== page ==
"Dark" doesn't even begin to describe NATURAL ENEMIES.
This 1979 film, which can be viewed in its entirety here, is a psychological drama that never cuts corners. Hal Holbrook stars as Paul Steward, a late-middle aged magazine publisher trapped in a state of mental and emotional hell. Based on a novel by Julius Horowitz, it places its protagonist in a crushing environment (New York City in the late 1970s) and examines his total loss of humanity.
On the surface, Paul has a comfortable life, with a wife (Miriam, played by Louise Fletcher), three children, a home in Connecticut, and running a successful science magazine. However, he's become obsessed with a series of news stories detailing recent murders involving married men who - suddenly, and without any explanation - take the lives of their families before killing themselves.
NATURAL ENEMIES starts from here, and depicts Paul on his last day on earth. In its methodical depiction of its protagonist's daily routine, the film is almost reminiscent of John G. Avildsen's SAVE THE TIGER (1973), but unlike Jack Lemmon's garment factory owner in that film, Paul Steward is already dead to himself when we meet him.
A series of flashbacks provides the account of the deterioration of Paul and Miriam's marriage - a sexless, loveless affair - and reveals the total dissolution of their relationship that followed Miriam's nervous breakdown and her subsequent shock therapy treatment. But we get the impression that these are still merely symptoms, not causes, of a much larger problem, which ultimately - like the family murder/suicide cases that Paul obsesses over in the news - remain chillingly unexplained.
Paul attempts to reach out by talking about his interest in these murders to seemingly anyone who will listen. His friend, Harry Rosenthal (Jose Ferrer), a Holocaust survivor, does his best to try to convey to Paul how good he really has things, but Paul won't be convinced. A therapist friend (Viveca Lindfors) encourages him to seek help. But Paul decides to spend the afternoon with five prostitutes in a brothel, in a kind of gift to himself on his last day. That night, when his train back to Connecticut breaks down in the dark, he shares another sexual encounter - this time with a lonely, neglected and unsatisfied housewife, a kind of mirror image of himself. The emptiness of it all reveals how desperate he is to be moved by some kind of experience, any kind. And it continues right up through the film's relentlessly upsetting and dark conclusion.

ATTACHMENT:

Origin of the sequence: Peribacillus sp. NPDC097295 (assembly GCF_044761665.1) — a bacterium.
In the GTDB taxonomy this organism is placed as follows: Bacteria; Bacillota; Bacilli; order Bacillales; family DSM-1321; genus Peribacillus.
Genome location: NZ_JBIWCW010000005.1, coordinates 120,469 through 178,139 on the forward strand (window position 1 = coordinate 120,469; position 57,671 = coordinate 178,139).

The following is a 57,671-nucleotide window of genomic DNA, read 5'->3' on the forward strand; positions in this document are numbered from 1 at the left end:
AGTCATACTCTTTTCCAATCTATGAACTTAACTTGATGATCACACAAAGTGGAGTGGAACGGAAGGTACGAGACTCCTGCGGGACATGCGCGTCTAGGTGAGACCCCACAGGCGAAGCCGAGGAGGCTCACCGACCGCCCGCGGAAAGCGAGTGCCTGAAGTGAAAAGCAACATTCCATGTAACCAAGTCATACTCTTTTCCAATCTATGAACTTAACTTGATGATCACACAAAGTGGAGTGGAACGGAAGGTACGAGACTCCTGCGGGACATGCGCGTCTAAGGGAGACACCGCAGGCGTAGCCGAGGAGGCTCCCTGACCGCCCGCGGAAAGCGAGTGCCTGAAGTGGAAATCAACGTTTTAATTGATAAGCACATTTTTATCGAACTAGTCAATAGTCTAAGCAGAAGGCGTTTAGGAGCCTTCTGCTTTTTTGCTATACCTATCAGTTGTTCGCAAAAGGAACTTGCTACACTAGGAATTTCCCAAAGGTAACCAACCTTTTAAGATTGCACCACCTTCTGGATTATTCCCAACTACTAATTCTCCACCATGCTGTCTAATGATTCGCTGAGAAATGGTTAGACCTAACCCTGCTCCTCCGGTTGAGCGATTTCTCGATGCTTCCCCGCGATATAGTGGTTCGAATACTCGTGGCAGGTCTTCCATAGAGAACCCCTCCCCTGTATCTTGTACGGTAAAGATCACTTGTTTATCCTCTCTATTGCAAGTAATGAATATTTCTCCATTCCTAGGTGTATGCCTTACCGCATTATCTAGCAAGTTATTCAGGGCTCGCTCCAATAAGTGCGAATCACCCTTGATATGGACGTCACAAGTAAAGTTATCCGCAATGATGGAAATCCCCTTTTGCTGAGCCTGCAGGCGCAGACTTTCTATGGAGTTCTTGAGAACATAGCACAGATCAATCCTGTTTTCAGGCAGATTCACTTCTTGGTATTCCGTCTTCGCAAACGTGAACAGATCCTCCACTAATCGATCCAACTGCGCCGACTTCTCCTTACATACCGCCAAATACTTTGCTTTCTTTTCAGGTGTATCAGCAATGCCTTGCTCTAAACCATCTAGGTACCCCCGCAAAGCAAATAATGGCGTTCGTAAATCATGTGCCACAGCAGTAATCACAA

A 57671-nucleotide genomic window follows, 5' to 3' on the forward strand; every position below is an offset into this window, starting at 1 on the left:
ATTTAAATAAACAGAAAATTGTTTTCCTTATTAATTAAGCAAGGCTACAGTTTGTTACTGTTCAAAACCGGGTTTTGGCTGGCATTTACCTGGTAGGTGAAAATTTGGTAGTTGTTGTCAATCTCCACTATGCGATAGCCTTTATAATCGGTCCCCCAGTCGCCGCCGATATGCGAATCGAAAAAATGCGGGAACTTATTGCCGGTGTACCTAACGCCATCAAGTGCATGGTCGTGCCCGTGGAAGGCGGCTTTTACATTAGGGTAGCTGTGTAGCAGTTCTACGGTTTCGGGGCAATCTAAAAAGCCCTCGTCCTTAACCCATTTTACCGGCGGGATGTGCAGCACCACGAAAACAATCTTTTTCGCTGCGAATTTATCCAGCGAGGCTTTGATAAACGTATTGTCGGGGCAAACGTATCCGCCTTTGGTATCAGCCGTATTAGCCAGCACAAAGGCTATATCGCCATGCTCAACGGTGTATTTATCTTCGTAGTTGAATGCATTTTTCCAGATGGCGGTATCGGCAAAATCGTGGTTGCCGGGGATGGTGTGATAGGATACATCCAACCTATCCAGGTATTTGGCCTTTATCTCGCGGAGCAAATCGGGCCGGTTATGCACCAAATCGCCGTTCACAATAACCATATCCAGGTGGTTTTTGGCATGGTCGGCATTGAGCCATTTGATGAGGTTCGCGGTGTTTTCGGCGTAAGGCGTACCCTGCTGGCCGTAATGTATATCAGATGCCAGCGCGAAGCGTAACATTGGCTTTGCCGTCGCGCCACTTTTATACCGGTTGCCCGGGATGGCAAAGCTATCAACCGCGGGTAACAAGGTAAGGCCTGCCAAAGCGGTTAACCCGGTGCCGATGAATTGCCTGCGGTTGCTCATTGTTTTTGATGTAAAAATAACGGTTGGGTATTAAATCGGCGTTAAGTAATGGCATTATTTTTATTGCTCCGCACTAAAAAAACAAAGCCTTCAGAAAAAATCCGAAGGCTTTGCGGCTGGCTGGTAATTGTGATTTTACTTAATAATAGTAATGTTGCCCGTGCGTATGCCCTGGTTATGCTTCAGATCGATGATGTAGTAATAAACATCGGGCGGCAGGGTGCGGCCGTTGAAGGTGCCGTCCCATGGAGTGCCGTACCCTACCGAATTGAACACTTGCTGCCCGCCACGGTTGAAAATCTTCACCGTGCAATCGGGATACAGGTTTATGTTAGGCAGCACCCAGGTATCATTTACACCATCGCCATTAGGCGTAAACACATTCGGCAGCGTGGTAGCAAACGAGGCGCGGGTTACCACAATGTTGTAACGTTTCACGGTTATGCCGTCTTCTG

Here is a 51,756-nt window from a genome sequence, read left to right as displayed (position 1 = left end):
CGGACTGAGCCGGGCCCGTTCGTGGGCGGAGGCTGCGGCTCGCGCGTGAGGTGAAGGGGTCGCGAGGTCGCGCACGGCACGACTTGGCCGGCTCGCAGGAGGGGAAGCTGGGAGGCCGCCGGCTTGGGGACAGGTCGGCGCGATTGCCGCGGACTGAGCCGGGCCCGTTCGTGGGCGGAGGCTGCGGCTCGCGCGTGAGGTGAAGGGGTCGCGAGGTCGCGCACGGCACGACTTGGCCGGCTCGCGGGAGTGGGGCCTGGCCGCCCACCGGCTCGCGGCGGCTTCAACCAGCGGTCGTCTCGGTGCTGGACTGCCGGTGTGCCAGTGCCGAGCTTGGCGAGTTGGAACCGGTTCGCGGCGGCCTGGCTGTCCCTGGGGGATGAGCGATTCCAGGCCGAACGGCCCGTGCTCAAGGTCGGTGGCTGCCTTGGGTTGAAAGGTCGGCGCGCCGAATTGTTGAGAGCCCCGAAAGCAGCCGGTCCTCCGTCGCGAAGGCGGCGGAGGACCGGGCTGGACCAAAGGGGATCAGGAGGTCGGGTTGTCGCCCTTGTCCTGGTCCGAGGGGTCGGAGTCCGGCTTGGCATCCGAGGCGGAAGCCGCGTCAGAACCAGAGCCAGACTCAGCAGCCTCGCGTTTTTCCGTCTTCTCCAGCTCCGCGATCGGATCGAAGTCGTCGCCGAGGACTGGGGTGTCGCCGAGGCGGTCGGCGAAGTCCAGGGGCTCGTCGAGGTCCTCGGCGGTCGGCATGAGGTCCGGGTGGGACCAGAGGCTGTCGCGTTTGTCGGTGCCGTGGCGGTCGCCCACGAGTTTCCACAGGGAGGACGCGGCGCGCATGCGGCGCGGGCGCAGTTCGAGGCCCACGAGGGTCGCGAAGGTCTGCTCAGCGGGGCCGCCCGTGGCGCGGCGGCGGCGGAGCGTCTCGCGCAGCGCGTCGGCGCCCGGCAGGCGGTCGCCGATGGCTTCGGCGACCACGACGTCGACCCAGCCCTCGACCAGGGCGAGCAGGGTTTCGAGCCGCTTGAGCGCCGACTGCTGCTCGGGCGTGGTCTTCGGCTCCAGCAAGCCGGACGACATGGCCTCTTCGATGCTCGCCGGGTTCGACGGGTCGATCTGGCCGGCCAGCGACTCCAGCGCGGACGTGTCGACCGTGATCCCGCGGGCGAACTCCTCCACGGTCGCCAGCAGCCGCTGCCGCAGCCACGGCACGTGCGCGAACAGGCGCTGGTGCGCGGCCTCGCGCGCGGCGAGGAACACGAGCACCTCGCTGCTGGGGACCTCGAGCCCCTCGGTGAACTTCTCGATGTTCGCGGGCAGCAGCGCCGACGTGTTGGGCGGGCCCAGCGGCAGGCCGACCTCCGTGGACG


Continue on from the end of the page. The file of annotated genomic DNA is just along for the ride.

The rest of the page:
NATURAL ENEMIES takes no easy way out with its story. The last five or ten minutes of the film is where most other films would offer some kind of redemption for their protagonist. Paul would realize how good he's got things, or some such, and would vow to start anew. Not in this film.
There's a moment toward the end, where Miriam is trying to get Paul to tell her "what's wrong" - as if it could simply be summed up in a few words. He finally lets loose, telling her how much he hates everything about his life - the house, his family, the "pretentious bullshit" of the magazine he publishes, etc. It's a moment that rings hauntingly true - Paul Steward quite literally hates everything about his day-to-day existence. And though the film doesn't provide a neat-and-tidy explanation for the horrific actions its protagonist eventually takes, it certainly provides a glimpse in to what makes him tick.
Director Jeff Kanew takes a stylistically straightforward approach with the material, emphasizing the ordinariness about so much of Paul's situation. Hal Holbrook turns in a genuinely disturbing performance. For all of the horror it depicts, it never moves toward sensationalism. Even the scenes involving the five prostitutes in the brothel are handled in such a way that they take on a quality of the ordinary; all part of Kanew's effective minimalist approach.